A CAREFUL review of Bent Barber, the technical director at Invictus Energy’s presentation at the recent Chamber of Mines of Zimbabwe (CoMZ) annual general meeting (AGM) could easily send shivers down the spines of Zimbabweans expecting better fortunes should oil ooze out of the Zambezi Valley.
In appealing for a bigger oilfield to explore for the highly sought-after crude, Barber sounded a worried man.
And the immediate question to ask was: Is there something underneath the Zambezi’s deep soils to warrant an escalation of exploration?
Following many years of exploration, picking up from where the global oil giant, Mobil left when it scoured through Zimbabwe’s north eastern district about three decades ago, Barber indicated that there was no sign of the resource yet.
Mobil left the valley empty handed after making significant investments into the project, a landmark undertaking that required so much confidence as it involved exploring in a country that has had no such find.
By August last year, the Australia Stock Exchange-listed oil and gas explorer had sunk about US$3,5 million into the undertaking, and is said to be at an advanced stage in preparations towards sinking its first test well, which is expected in September.
It has been generally a good ride for Invictus, which has always reported “promising” results out of its adventures in the picturesque savanna forests that until now had been popular for their expansive cotton fields, tourism and fishing along the Zambezi River.
Then came a turning point at the CoMZ AGM.
Barber requested government to expand Invictus’ 100 000-hectare claims by 10 times, bringing it to one million.
Invictus, which has already reported major milestones at the potentially lucrative project, said increasing its exploration fields would be key as it progresses with the landmark deal.
“Zimbabwe needs to expand the oil and gas exploration block,” Barber told delegates.
“The size is not competitive with other neighbouring countries. The money is becoming harder and harder to find. The size of grants is important. We have applied for an increase of our concession for exploration.
“Our current space is drastically reducing the commercial component of it. At the moment, we have not made any discovery.”
Barber bemoaned lack of legislation in petroleum exploration, development and production in Zimbabwe, which only entered the space about six years ago.
It was refreshing to see government reacting quickly by calling Invictus to the table to see how the claims could be increased.
But the first fear that come to mind is that there could be nothing underneath, and if so, what does the future hold for a country that has tried to exploit its diamonds, but ended up spilling blood, tried to exploit its gold but ended with battalions of dangerous machete-wielding gangs?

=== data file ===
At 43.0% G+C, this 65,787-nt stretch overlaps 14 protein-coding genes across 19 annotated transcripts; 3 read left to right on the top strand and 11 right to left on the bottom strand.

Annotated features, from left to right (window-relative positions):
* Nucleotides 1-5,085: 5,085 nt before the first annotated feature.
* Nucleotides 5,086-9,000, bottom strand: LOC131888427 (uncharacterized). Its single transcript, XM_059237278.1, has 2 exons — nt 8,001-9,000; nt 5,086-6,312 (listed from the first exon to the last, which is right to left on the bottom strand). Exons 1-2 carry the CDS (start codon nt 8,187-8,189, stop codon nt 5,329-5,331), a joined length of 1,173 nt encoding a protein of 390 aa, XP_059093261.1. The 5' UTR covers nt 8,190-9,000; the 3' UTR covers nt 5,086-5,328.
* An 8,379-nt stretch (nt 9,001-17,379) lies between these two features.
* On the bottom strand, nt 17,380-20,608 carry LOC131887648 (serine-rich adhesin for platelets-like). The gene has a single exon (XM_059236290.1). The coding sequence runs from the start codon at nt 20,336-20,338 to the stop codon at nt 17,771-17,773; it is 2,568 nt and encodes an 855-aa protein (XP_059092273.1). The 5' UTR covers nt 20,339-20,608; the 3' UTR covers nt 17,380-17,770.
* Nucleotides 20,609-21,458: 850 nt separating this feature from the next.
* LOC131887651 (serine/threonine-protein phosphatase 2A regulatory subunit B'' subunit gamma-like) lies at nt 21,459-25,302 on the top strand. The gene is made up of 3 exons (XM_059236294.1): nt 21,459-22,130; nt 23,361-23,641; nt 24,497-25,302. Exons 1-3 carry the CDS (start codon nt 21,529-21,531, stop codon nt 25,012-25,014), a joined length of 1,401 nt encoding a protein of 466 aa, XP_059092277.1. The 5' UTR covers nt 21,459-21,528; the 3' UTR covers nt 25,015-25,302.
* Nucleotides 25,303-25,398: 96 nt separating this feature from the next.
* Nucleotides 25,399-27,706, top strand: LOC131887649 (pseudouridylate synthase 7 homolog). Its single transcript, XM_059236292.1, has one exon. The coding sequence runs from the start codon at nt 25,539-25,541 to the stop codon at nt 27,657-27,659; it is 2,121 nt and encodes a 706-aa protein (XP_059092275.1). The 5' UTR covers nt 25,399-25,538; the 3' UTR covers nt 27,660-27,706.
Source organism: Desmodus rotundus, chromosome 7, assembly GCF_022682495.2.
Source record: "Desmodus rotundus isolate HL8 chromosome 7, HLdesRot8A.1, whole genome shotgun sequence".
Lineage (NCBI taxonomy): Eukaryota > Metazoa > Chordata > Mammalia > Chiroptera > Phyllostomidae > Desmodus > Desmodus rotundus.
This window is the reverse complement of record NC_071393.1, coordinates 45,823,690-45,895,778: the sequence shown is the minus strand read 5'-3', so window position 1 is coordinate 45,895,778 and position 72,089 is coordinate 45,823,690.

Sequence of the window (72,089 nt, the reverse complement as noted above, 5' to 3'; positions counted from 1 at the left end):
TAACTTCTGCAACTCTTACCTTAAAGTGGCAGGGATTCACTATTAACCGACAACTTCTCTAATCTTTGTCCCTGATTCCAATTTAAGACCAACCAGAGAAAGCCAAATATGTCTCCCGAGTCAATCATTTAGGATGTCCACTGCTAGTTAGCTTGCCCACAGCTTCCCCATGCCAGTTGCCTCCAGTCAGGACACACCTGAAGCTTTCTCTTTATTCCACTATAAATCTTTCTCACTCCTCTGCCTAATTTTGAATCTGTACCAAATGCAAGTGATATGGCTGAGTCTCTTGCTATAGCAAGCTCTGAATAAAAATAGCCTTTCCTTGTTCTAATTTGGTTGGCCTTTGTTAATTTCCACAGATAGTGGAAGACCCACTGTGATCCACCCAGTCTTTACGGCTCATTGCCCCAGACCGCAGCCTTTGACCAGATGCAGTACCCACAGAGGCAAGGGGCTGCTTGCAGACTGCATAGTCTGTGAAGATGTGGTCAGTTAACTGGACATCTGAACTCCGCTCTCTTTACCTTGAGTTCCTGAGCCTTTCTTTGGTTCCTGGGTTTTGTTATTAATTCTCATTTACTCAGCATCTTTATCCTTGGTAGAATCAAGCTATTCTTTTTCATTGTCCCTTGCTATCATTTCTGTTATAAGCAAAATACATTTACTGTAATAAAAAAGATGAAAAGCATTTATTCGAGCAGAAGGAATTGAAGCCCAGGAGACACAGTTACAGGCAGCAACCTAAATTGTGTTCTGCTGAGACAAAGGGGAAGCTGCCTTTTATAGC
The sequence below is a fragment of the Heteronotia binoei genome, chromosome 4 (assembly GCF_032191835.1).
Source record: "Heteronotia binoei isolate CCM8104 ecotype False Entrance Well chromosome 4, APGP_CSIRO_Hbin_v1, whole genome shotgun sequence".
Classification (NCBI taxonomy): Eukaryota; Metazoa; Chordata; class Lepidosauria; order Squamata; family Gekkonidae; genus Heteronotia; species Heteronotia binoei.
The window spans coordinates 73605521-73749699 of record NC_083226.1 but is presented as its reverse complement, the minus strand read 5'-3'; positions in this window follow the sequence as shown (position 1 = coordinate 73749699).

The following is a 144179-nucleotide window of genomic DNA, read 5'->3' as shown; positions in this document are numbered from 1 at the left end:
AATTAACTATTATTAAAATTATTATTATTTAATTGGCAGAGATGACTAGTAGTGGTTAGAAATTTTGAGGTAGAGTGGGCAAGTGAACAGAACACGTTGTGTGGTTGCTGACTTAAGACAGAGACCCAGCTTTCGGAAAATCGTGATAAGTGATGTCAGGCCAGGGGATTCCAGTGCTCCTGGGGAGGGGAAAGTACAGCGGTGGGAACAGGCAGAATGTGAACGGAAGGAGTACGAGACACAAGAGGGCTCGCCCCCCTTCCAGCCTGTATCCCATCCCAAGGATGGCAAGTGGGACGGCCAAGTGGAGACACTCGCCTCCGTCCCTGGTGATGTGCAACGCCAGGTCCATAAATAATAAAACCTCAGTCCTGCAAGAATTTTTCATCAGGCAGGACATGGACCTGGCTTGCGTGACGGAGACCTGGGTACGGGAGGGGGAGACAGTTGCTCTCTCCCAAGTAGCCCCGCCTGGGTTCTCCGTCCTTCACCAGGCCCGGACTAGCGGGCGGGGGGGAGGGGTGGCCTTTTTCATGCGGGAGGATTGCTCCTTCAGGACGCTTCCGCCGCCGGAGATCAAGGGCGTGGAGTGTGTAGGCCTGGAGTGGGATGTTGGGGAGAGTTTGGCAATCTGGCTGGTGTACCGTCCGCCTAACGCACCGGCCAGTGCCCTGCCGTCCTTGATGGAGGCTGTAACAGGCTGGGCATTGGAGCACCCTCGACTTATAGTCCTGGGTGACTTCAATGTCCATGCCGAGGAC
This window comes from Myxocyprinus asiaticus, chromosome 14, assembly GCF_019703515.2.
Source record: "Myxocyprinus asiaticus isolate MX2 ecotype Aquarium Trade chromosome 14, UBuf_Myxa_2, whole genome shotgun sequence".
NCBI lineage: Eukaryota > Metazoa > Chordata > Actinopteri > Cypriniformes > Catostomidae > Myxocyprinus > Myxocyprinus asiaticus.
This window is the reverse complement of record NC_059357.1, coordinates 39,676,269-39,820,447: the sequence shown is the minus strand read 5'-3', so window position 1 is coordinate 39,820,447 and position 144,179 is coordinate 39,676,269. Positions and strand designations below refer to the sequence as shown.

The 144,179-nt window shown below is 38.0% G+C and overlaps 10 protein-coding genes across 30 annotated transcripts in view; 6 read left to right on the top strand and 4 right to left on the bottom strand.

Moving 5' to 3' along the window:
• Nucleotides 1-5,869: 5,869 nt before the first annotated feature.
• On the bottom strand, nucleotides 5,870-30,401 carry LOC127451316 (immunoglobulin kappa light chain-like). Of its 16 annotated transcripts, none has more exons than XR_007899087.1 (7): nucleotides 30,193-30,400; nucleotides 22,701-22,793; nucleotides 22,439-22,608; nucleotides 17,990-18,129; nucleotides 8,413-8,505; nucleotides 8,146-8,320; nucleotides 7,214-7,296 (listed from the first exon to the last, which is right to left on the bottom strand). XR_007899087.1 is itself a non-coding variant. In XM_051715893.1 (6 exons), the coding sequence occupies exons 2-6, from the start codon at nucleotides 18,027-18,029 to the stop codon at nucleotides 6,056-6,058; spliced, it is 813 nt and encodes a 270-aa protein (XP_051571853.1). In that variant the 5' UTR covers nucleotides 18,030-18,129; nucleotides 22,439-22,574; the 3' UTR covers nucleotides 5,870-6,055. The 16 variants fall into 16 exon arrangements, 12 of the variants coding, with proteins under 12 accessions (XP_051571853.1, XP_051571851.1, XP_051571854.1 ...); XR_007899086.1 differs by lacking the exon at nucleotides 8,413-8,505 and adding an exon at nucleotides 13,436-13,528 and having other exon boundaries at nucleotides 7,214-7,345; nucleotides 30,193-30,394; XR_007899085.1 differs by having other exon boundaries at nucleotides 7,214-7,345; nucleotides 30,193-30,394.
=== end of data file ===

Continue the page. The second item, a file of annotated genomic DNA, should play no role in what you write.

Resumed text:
Many other minerals have yielded very little to talk about, except being exported to help other economies.
“On the issue of more land, we need to sit down and come to common ground,” Mines deputy minister Polite Kambamura said.
Government has undertaken to help the firm with tax relief as it takes the bold steps to make its first find in the southern African country — a vital decision at this stage when millions are being raised to explore the ground without realising any income.
Mercy Manyuchi, the acting chief director for mining development in the ministry, said Invictus would enjoy tax holidays when importing drilling equipment.
“We are currently working on putting rebates with the Ministry of Finance for their equipment for drilling purposes,” she said.
Invictus and government recently signed a petroleum exploration development and production agreement (PEDPA).
Under the PEDPA, Invictus was granted rights to undertake production for the next 25 years and the project was granted Special Economic Zone status.
Deliberations are already underway to finalise the petroleum production sharing agreement, which will spell out how the output will be shared among stakeholders.
There has been so much determination though.
In March, the outfit raised about US$6 million for the project and is ready to mobilise more funding to see the job through.
Invictus intends to conduct, process and interpret a minimum of 400km of 2D seismic in order to refine the Mzarabani-1 drilling location and well path.
The southern Africa-focused Australian firm, which has been exploring for oil and gas on swathes of Zambezi basin forests since 2015, has said it could be sitting on Africa’s largest find.
Where exactly the treasure lies is for now a dream.
But the work is being done in a region that is in close proximity to recent discoveries in nearby Mozambique, which are billed to transform that country.
For now, Zimbabweans, especially those in Muzarabani district where the exploration fuels lie, remain expectant that even as the oil barons appeal for more ground, somewhere in their vicinity, a miracle will happen and they will one day wake up swimming in oil. WeeklyDigest